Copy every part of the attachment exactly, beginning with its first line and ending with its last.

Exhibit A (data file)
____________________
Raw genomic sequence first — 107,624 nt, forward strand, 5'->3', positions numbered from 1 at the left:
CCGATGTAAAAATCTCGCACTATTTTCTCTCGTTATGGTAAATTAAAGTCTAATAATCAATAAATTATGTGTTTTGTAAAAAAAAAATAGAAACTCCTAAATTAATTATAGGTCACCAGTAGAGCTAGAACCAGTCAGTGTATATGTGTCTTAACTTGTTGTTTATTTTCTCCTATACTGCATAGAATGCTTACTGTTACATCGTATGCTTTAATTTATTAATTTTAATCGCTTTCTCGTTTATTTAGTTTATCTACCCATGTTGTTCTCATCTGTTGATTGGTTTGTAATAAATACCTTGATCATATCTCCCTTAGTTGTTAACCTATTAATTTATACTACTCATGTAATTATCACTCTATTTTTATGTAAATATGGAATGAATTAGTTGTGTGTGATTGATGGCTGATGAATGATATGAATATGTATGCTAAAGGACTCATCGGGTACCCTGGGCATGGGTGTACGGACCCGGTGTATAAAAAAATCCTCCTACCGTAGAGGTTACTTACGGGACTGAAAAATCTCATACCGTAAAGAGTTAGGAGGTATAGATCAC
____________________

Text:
Raw genomic sequence first — 107,624 nt, forward strand, 5'->3', positions numbered from 1 at the left:
CCGATGTAAAAATCTCGCACTATTTTCTCTCGTTATGGTAAATTAAAGTCTAATAATCAATAAATTATGTGTTTTGTAAAAAAAAAATAGAAACTCCTAAATTAATTATAGGTCACCAGTAGAGCTAGAACCAGTCAGTGTATATGTGTCTTAACTTGTTGTTTATTTTCTCCTATACTGCATAGAATGCTTACTGTTACATCGTATGCTTTAATTTATTAATTTTAATCGCTTTCTCGTTTATTTAGTTTATCTACCCATGTTGTTCTCATCTGTTGATTGGTTTGTAATAAATACCTTGATCATATCTCCCTTAGTTGTTAACCTATTAATTTATACTACTCATGTAATTATCACTCTATTTTTATGTAAATATGGAATGAATTAGTTGTGTGTGATTGATGGCTGATGAATGATATGAATATGTATGCTAAAGGACTCATCGGGTACCCTGGGCATGGGTGTACGGACCCGGTGTATAAAAAAATCCTCCTACCGTAGAGGTTACTTACGGGACTGAAAAATCTCATACCGTAAAGAGTTAGGAGGTATAGATCAC